Research press release


Nature Geoscience

Earth science: Supershear earthquakes more common than previously estimated

2000〜2020年に起きた横ずれ大地震の少なくとも14%は超剪断地震であったことを報告する論文がNature Geoscienceに掲載される。この発見は、そのような破壊的な地震が、これまで考えられていたよりも50%以上多いことを示唆している。


今回、Lingsen Mengたちは、過去20年間に起きた全ての大きなマグニチュード(Mw)の横ずれ断層地震(Mw 6.7以上)の地震データを解析し、これまで報告されていなかった4つの超剪断事象を特定した。評価した地震のうちの14%が超剪断と決定され、これはこれまで確定された値より50%大きい。この新たに認識された地震は全て海洋下で起きており、超剪断地震は陸上と同様に海洋でも一般的であることを示唆している。これらの地震が起きた断層の観測結果から、断層領域が大きいと超剪断地震を増長させる可能性があることが分かった。海洋と大陸の境界における断層のように、断層をまたぐ物質が対照的であることも要因になり得る。


At least 14% of all large, strike-slip earthquakes between 2000 and 2020 were supershear, according to a study published in Nature Geoscience. These findings suggest that such potentially destructive events are 50% more common than previously thought.

Supershear earthquakes occur when the speed at which the fault ruptures is greater than the travel speed of the seismic waves produced. These earthquakes, which are generally observed on land, can be highly destructive as the fast rupture speeds can generate stronger ground motion. They are considered rare; only a few large magnitude earthquakes generated by strike-slip faults — faults in which two blocks of the Earth’s crust slide past each other — have been categorised as supershear.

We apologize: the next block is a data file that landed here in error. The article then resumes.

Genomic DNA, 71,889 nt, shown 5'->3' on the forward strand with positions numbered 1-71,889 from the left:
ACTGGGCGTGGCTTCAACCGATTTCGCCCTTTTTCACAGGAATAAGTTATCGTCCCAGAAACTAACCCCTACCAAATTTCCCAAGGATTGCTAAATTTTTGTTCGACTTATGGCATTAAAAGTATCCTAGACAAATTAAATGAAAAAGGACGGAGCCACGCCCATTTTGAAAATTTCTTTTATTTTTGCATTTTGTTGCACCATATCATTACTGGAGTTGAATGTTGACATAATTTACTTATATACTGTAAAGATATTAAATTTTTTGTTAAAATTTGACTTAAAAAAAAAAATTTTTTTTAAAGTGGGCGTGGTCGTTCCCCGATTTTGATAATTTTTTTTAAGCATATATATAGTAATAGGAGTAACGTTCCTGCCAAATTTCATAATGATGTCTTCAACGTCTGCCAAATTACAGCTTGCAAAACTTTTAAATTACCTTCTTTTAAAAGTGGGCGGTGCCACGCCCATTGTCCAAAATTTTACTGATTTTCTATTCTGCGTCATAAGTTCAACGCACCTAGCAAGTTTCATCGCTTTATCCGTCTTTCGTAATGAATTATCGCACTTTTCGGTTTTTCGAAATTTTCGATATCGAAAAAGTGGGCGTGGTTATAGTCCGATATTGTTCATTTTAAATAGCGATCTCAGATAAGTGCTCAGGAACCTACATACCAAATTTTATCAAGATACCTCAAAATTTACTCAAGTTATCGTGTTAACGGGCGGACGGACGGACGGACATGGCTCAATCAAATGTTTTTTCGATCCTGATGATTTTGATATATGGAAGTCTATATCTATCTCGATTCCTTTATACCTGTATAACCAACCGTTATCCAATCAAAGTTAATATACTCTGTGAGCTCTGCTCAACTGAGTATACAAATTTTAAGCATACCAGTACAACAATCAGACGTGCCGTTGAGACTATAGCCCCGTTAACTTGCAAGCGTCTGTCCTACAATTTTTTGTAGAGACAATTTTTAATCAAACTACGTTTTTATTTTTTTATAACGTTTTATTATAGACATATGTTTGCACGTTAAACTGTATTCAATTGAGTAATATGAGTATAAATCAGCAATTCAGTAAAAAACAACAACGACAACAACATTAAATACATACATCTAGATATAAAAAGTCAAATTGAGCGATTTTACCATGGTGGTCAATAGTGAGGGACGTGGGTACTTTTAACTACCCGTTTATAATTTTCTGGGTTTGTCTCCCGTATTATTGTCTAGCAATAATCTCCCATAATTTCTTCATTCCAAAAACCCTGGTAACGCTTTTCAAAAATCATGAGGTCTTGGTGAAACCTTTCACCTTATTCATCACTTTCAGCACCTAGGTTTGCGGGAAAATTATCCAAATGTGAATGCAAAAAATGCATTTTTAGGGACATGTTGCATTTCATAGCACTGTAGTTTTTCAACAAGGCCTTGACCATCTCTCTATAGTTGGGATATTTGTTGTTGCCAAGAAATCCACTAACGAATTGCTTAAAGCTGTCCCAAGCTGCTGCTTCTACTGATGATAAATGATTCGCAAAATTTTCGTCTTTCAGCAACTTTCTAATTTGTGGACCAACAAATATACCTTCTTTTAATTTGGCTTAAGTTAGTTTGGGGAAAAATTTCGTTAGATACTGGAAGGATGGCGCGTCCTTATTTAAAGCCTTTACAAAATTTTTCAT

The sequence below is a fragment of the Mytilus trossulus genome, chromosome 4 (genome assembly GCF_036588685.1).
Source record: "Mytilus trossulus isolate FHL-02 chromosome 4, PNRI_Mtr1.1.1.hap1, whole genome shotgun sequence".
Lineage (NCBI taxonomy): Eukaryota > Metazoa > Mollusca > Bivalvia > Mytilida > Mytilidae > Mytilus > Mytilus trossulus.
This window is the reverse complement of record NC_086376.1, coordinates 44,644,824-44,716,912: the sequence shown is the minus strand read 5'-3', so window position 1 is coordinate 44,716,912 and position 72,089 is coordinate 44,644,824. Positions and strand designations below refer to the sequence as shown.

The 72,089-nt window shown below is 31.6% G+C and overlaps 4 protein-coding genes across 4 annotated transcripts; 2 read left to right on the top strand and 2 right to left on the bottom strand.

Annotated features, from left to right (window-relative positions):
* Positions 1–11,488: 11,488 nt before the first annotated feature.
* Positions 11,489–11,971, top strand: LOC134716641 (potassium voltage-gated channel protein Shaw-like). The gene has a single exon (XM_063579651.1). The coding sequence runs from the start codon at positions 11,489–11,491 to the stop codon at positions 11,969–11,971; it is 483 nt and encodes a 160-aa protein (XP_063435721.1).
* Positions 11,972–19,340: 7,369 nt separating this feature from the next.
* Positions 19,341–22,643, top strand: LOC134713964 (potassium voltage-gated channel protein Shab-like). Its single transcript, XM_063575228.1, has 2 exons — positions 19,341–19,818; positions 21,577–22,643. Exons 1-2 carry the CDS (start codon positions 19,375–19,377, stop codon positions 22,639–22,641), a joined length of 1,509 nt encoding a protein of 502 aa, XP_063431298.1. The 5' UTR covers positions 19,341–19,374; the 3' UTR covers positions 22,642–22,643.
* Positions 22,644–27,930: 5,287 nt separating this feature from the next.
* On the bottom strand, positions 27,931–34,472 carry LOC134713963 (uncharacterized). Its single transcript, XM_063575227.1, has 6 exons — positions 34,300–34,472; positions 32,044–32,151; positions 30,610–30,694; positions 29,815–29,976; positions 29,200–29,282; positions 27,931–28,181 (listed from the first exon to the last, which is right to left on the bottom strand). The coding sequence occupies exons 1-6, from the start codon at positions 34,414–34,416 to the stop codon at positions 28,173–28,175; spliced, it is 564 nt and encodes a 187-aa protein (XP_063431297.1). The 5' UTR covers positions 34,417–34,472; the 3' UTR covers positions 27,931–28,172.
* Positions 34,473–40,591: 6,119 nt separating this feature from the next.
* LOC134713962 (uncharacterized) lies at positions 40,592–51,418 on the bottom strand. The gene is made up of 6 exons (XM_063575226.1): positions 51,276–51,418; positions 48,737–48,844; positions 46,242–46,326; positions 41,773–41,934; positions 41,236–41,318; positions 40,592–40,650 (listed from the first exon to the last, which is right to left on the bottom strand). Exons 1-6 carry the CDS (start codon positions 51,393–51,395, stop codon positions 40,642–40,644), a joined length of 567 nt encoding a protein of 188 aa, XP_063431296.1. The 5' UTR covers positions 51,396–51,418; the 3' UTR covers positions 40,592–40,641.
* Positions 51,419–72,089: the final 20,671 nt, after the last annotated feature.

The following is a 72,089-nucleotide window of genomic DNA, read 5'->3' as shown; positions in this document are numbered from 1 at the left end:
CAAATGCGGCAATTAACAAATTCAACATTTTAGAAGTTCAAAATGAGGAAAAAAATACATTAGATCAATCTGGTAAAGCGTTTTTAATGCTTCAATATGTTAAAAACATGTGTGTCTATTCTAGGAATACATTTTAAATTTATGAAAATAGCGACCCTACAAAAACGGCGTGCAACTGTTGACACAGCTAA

Lingsen Meng and colleagues analysed seismic data from all large magnitude (Mw) (Mw = 6.7 or greater), strike-slip earthquakes over the last 20 years and identified four previously unreported supershear events. Of all the earthquakes evaluated, 14% were determined to be supershear, 50% more than previously confirmed. These newly recognised events all occurred beneath the ocean, suggesting that supershear earthquakes are just as common under the ocean as they are on land. Observations from faults where these earthquakes occurred indicate that wider fault zones may promote supershear events.Contrasting material across the fault, for example in faults at an oceanic-continental boundary, may also be a factor.

These newly identified supershear earthquakes suggest they are not as rare as previously thought, and help us to understand what conditions may generate such fast rupture speeds, the authors conclude.

doi: 10.1038/s41561-022-01055-5


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